Warren Buffett is, undoubtedly, one of the most successful investors in the world. He is a business magnate, with the Midas touch. Any investment that he makes, he converts it into gold! He has an outstanding record of picking the right stocks and buying the businesses at bargain prices. The book-value of the shares of his company has gone up from $19 to $146,186! Ever wondered what makes Warren Buffett so unique and so successful?
Corsair Capital makes the case for SPACs… both long and short
Corsair Capital was up 15.3% net for the fourth quarter, bringing its full-year return to 6.7% net for 2020. Corsair Select was up 25.3% net, which took its full-year return to 16%. Q3 2020 hedge fund letters, conferences and more In their fourth-quarter letter to investors, which was reviewed by ValueWalk, the Corsair team said Read More
The secret of Warren Buffett’s success lies in his own famous quote, which says, “Be fearful when others are greedy and be greedy when others are fearful.” It is his contrarian approach that helps him bring home huge profits, and of course huge losses too, at times. Another reason is that Buffett believes in buying the entire business and turn it around, instead of just buying the company’s stocks. He aims for businesses with low debt, competitive advantage and the ones that have the ability to run themselves. Warren Buffett also ensures that he keeps a margin of safety while investing.
This question was also very well answered by Charlie Munger, Vice Chairman of Berkshire Hathaway in the 2007 DJCO meeting. He considered the compounding effect of success as well and said,
“A confluence of factors in the same direction caused Warren’s success. It’s very unlikely that a lollapalooza effect can come from anything else. So let’s look at the factors that contributed to this result: The first factor is the mental aptitude. Warren is seriously smart. On the other hand, he can’t beat all comers in chess blindfolded. He’s out achieved his mental aptitude. Then there’s the good effect caused by his doing this since he was 10 years old. It’s very hard to succeed until you take the first step in what 10 you’re strongly interested in. There’s no substitute for strong interest and he got a very early start.
Here, Munger emphasises on the power of compounding, as one of the factors in Warren Buffett's success story. He compounded the per share book value of his company at 19.6%. Compounding is that effect that happens when your earnings from investment start generating income by their own right, independent of the principal invested. You receive interest not only on your original investments, but also on any interest or capital gains that it accumulates. This makes your investment grow at an accelerated pace as the years go by. It is always advisable to start investments at an early age as the interest earned on the money gets reinvested and earns a compounded income.
Warren is one of the best learning machines on this earth. The turtles who outrun the hares are learning machines. If you stop learning in this world, the world rushes right by you. Warren was lucky that he could still learn effectively and build his skills, even after he reached retirement age.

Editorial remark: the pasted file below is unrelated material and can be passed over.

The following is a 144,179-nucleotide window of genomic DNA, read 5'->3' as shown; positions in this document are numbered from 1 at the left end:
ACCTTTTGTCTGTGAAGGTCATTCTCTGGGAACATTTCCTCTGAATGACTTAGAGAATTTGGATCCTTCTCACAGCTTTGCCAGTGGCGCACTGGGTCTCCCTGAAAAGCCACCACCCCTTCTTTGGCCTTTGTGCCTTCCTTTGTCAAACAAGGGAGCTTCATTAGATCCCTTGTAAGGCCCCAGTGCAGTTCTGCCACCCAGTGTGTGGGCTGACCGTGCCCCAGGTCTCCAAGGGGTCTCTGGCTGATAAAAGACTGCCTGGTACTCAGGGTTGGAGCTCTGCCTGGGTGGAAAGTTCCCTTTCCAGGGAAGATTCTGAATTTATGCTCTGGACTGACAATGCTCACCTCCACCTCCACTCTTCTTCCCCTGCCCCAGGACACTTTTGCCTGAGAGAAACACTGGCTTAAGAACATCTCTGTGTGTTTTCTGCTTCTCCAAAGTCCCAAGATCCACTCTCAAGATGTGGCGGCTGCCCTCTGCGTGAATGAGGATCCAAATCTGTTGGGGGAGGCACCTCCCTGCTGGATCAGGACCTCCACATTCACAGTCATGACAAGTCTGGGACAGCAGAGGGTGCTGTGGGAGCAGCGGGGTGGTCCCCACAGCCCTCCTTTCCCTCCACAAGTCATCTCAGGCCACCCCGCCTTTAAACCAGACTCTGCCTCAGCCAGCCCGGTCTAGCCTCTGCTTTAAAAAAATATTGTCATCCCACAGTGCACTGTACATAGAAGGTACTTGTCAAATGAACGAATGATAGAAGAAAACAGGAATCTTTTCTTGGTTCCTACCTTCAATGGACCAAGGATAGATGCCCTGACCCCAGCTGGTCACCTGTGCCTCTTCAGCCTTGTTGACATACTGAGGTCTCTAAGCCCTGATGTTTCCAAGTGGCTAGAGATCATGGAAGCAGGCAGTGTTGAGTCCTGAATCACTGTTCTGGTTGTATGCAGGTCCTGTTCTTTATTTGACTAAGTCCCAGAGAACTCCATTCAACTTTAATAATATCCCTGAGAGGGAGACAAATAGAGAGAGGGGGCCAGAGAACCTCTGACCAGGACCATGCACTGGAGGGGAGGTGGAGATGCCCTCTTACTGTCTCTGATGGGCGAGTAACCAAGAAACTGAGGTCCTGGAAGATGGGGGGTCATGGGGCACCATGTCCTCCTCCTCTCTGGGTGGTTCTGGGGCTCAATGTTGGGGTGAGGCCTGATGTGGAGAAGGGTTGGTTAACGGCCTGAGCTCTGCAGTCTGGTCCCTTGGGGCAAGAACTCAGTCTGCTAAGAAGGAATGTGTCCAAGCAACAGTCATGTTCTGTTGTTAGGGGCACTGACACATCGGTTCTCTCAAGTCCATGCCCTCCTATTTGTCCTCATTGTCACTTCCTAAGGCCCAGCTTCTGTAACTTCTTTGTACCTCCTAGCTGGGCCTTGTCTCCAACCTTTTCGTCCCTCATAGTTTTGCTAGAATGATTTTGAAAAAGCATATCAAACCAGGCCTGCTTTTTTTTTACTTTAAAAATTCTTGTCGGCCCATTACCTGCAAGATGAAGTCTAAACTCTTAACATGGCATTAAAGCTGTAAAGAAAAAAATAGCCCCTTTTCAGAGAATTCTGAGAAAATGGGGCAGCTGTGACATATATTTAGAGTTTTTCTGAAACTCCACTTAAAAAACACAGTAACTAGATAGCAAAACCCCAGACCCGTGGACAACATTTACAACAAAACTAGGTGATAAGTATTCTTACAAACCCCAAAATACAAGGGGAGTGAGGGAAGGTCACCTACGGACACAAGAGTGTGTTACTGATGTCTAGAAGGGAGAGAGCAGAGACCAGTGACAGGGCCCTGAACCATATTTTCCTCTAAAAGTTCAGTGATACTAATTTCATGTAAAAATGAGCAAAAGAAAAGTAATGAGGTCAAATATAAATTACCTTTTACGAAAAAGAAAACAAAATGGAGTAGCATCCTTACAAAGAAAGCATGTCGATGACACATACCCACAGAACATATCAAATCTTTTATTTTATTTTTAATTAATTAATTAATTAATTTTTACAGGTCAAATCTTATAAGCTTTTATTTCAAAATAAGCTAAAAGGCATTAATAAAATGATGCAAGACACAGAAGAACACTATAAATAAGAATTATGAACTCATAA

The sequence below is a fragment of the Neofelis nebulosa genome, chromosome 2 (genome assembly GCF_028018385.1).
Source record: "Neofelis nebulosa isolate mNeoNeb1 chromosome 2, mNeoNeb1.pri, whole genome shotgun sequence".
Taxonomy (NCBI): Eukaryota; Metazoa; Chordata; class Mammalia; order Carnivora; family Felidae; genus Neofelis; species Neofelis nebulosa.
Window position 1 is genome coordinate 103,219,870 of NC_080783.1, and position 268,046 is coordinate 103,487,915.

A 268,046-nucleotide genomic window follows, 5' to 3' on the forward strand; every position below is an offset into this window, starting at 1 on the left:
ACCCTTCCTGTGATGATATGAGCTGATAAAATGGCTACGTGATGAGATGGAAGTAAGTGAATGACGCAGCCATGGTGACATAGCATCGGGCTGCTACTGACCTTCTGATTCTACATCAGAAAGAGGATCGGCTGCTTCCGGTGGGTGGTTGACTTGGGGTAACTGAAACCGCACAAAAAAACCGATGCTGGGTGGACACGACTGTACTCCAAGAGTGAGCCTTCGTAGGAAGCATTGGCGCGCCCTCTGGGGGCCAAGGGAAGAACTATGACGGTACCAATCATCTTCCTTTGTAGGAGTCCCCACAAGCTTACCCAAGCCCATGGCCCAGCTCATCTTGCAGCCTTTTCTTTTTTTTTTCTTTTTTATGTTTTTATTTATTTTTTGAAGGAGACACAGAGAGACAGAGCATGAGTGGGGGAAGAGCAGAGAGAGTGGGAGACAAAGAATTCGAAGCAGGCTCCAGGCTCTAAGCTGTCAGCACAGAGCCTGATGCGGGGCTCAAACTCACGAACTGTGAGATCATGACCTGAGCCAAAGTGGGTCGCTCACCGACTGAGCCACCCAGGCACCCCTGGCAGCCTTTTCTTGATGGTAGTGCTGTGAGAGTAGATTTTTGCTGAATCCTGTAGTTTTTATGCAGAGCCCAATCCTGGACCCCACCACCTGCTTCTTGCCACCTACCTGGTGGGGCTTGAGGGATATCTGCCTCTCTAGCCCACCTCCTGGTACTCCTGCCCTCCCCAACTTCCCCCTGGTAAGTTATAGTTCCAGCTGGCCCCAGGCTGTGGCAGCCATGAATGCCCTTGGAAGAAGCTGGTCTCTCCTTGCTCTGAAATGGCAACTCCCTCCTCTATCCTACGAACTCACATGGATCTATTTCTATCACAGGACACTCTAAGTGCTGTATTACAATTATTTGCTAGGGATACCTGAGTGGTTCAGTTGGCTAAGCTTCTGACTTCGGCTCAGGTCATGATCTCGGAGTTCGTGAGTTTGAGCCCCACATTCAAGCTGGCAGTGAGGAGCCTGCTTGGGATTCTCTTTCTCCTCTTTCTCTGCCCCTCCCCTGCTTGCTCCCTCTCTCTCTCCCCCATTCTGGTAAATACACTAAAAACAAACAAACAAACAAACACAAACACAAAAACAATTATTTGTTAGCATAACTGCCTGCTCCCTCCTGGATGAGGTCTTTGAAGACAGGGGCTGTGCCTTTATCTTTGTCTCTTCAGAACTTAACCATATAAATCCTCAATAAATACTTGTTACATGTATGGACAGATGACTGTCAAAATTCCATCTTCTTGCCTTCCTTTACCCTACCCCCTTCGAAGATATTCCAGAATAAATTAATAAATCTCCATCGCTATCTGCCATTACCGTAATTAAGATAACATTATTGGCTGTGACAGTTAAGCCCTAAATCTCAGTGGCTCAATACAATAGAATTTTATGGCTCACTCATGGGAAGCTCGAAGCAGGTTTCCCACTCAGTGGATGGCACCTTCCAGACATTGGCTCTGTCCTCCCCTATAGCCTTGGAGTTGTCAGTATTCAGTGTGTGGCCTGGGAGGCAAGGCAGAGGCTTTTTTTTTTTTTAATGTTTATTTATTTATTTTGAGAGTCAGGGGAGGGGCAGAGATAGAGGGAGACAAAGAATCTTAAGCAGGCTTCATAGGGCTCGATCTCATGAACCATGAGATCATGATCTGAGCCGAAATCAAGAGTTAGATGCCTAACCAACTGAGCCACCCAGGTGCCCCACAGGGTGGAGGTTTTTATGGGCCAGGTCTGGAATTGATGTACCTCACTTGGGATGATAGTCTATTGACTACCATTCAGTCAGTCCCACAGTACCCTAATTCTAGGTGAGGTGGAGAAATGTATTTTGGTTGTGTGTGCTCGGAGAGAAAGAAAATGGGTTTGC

Munger stresses that success comes with learning and never stopping the learning. Inspite of being highly successful, Warren Buffett never stopped learning and took every good and bad experience as an opportunity to learn.
The work has been heavily concentrated in one mind. Sure, others have had input, but Berkshire enormously reflects the contributions of one great single mind. It’s hard to think of great success by committees in the investment world – or in physics. Many people miss this. That happened at Berkshire – there was concentrated experience and playing time.
Lots of people are very, very smart in terms of passing tests and making rapid calculations, but they just make one asinine decision after another because they have terrible streaks of nuttiness. Like Nietzsche once said: “The man had a lame leg and he’s proud of it.” If you have a defect you try to increase, you’re on your way to the shallows. Envy, huge self-pity, extreme ideology, intense loyalty to a particular identity – you’ve just taken your brain and started to pound on it with a hammer. You’ll find that Warren is very objective.
All human beings work better when they get what psychologists call reinforcement. If you get constant rewards, even if you’re Warren Buffett, you’ll respond – and few things give more rewards than being a great investor. The money comes in, people look up to you and maybe some even envy you. And if you buy a whole lot of operating businesses and they win a lot of admiration, there’s a lot of reinforcement. Warren has known this from an early age and it’s helped him a lot.”
Thus, there is no big mystery behind Warren Buffett and Berkshire Hathaway’s success. The basic principles of investment were applied in a disciplined and strategic manner to obtain monumental results. He stressed building excellent communication skills, negotiating his terms effectively and being very knowledgable of one’s field to achieve success.
So, it is safe to say that Warren Buffett was not born successful; he made it for himself. It was the go-getter attitude, the fearlessness and the benefits of starting at an early age that have accumulated to the present day. His success and the company’s success can be attributed to his mental aptitude, deep interest in his work, early start, lots of learning, reinforcement, and staying away from destructive emotions like jealousy, vengeance and extreme ideology.